Haworth says a primary concern now is at what point the market’s strength, still concentrated on technology-oriented stocks, reaches a broader spectrum of the stock market. “Cyclical stocks that typically respond well to a stronger economy have yet to see the market rotate their way,” notes Haworth. “There’s still a lot of room for the market's strength to broaden out to more sectors.” For example, he points out that the utilities and real estate sectors are highly interest-rate sensitive, and are likely to benefit once rates begin to decline.


U.S. economy boosts stocks

While interest rate trends can have a bearing on the stock market, performance is also closely tied to the strength of the U.S. economy. “As the Fed raises interest rates, we typically expect slower economic growth,” says Eric Freedman, chief investment officer, U.S. Bank Wealth Management. Surprisingly, however, Gross Domestic Product (GDP) grew more quickly in 2023 (2.5%) than it did in 2022 (1.9%).3 The economy’s continued growth in the face of higher interest rates was due in large part to strong consumer spending, fueled by above-average wage growth.

Haworth notes that modest corporate earnings growth occurred in 2023’s final two quarters. “If we assume interest rates are near a peak for the current cycle, economic trends and specific company considerations are likely to have a greater bearing on stock performance going forward.” Haworth says investors are likely to put more emphasis on factors such as how fast companies can grow and whether they are experiencing sufficient earnings growth.

Yet interest rates are still a consideration for equity investors. Stock prices tended to track with bond yield trends over the course of 2023. When interest rates rose, stock prices retreated, and when rates fell, stocks reacted favorably. Haworth still anticipates a continuation of the kind of market volatility that’s existed since mid-2023. “The market is waiting for more news in terms of the timing and extent of Fed rate cuts in 2024.”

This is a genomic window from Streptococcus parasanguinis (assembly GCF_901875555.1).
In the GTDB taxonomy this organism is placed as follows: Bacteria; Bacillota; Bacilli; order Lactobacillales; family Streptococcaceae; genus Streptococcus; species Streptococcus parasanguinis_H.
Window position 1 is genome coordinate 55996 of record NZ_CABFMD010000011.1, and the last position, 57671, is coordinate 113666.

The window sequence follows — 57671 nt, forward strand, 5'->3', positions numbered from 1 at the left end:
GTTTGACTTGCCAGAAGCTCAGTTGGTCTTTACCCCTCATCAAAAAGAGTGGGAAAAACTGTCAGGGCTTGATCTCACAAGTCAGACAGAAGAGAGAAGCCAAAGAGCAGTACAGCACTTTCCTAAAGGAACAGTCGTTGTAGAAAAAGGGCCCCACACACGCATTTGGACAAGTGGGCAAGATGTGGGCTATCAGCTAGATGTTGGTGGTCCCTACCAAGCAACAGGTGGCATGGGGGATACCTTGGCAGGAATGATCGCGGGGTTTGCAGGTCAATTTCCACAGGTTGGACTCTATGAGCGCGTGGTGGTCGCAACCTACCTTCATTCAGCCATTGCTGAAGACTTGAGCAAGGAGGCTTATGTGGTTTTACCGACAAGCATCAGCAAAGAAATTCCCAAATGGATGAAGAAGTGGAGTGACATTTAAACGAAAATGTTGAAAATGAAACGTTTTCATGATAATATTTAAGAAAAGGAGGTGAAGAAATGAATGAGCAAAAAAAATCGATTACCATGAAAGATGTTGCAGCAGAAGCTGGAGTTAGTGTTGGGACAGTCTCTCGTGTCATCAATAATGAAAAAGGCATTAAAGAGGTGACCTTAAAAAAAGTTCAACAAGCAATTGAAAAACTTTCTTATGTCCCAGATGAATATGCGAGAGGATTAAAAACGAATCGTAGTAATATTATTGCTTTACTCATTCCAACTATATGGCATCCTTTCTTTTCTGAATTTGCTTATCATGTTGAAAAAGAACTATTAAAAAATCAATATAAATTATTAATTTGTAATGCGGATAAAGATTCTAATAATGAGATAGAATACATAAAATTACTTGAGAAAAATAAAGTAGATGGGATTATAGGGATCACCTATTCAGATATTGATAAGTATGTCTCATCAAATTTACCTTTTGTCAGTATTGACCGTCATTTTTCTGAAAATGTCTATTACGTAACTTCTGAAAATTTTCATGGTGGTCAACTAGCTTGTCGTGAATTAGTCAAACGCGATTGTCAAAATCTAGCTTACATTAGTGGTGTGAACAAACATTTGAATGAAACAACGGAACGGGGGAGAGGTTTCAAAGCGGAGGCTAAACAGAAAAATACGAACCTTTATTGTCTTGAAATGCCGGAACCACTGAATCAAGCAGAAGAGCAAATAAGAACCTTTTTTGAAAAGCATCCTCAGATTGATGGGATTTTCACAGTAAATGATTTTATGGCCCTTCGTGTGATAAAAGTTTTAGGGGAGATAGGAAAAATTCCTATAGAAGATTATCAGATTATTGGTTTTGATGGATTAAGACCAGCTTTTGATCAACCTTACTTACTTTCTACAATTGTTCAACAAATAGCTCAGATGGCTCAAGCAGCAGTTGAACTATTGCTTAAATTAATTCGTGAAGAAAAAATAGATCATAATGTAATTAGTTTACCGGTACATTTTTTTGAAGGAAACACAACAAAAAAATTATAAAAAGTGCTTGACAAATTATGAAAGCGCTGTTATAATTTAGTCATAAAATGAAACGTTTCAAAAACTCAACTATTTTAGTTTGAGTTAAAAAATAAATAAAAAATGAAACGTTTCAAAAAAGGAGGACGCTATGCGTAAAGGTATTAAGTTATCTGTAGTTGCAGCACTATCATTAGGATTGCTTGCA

The path forward

The market remains heavily focused on the Fed's next decisions about interest rates. The Fed held the line on rates after its last rate hike in July 2023. After its March 2024 meeting, Fed chair Jerome Powell indicated that Fed rate cuts were likely in 2024,4 but the timing of such cuts remains a question mark. “The Fed is very focused on achieving its long-term inflation target of 2% (still below the current rate of 3.2%),” says Freedman.

While interest rates may fluctuate up-and-down in the near term, with some ramifications for stocks, it isn’t the only factor equity investors should consider. “One of the variables we’re watching is whether the declining inflation rate results in stock valuations appearing more reasonable,” says Haworth. He notes that if inflation declines from current levels, it would generally benefit stock valuations.

Nevertheless, stocks may still be subject to near-term volatility. “To bid stock prices higher, investors need to believe that earnings will grow faster than is indicated by current expectations and generate more attractive growth potential than the current elevated yields on fixed income instruments,” says Haworth.


Putting your portfolio into perspective

As you assess your own circumstances, be prepared for potential stock price fluctuations in the near term. Nevertheless, assuming that current inflation trends endure, and the economy can hold its ground, stocks should continue to represent a key component of any diversified portfolio for long-term investors.

Talk with your wealth professional about your comfort level with your portfolio’s current mix of investments and discuss whether any changes are appropriate in response to an evolving capital market environment consistent with your goals, risk appetite and time horizon.

Note: The Standard & Poor’s 500 Index (S&P 500) consists of 500 widely traded stocks that are considered to represent the performance of the U.S. stock market in general. The S&P 500 is an unmanaged index of stocks. It is not possible to invest directly in the index. Past performance is no guarantee of future results. The Russell 2000 Index measures the performance of the 2,000 smallest companies in the Russell 3000 Index and is representative of the U.S. small capitalization securities market. The Russell 2000 is an unmanaged index of stocks. It is not possible to invest directly in the index. Past performance is no guarantee of future results.

Frequently asked questions

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  1. Source: S&P Dow Jones Indices LLC. As of March 27, 2024.

  2. Source: U.S. Bureau of Labor Statistics.

  3. Source: U.S. Bureau of Economic Analysis.

  4. Federal Reserve Board of Governors, “Transcript of Chair Powell’s Press Conference,” March 20, 2024.